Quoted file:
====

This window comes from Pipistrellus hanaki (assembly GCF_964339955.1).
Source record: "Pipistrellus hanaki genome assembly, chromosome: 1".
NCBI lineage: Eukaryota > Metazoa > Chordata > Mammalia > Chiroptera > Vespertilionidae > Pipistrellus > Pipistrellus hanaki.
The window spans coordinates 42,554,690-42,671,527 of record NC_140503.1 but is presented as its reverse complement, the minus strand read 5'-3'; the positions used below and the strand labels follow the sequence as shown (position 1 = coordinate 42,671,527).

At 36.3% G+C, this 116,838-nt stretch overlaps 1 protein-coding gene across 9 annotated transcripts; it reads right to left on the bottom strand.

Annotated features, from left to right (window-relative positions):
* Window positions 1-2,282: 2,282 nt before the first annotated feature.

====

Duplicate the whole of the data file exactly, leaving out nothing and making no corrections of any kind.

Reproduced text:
This window comes from Pipistrellus hanaki (assembly GCF_964339955.1).
Source record: "Pipistrellus hanaki genome assembly, chromosome: 1".
NCBI lineage: Eukaryota > Metazoa > Chordata > Mammalia > Chiroptera > Vespertilionidae > Pipistrellus > Pipistrellus hanaki.
The window spans coordinates 42,554,690-42,671,527 of record NC_140503.1 but is presented as its reverse complement, the minus strand read 5'-3'; the positions used below and the strand labels follow the sequence as shown (position 1 = coordinate 42,671,527).

At 36.3% G+C, this 116,838-nt stretch overlaps 1 protein-coding gene across 9 annotated transcripts; it reads right to left on the bottom strand.

Annotated features, from left to right (window-relative positions):
* Window positions 1-2,282: 2,282 nt before the first annotated feature.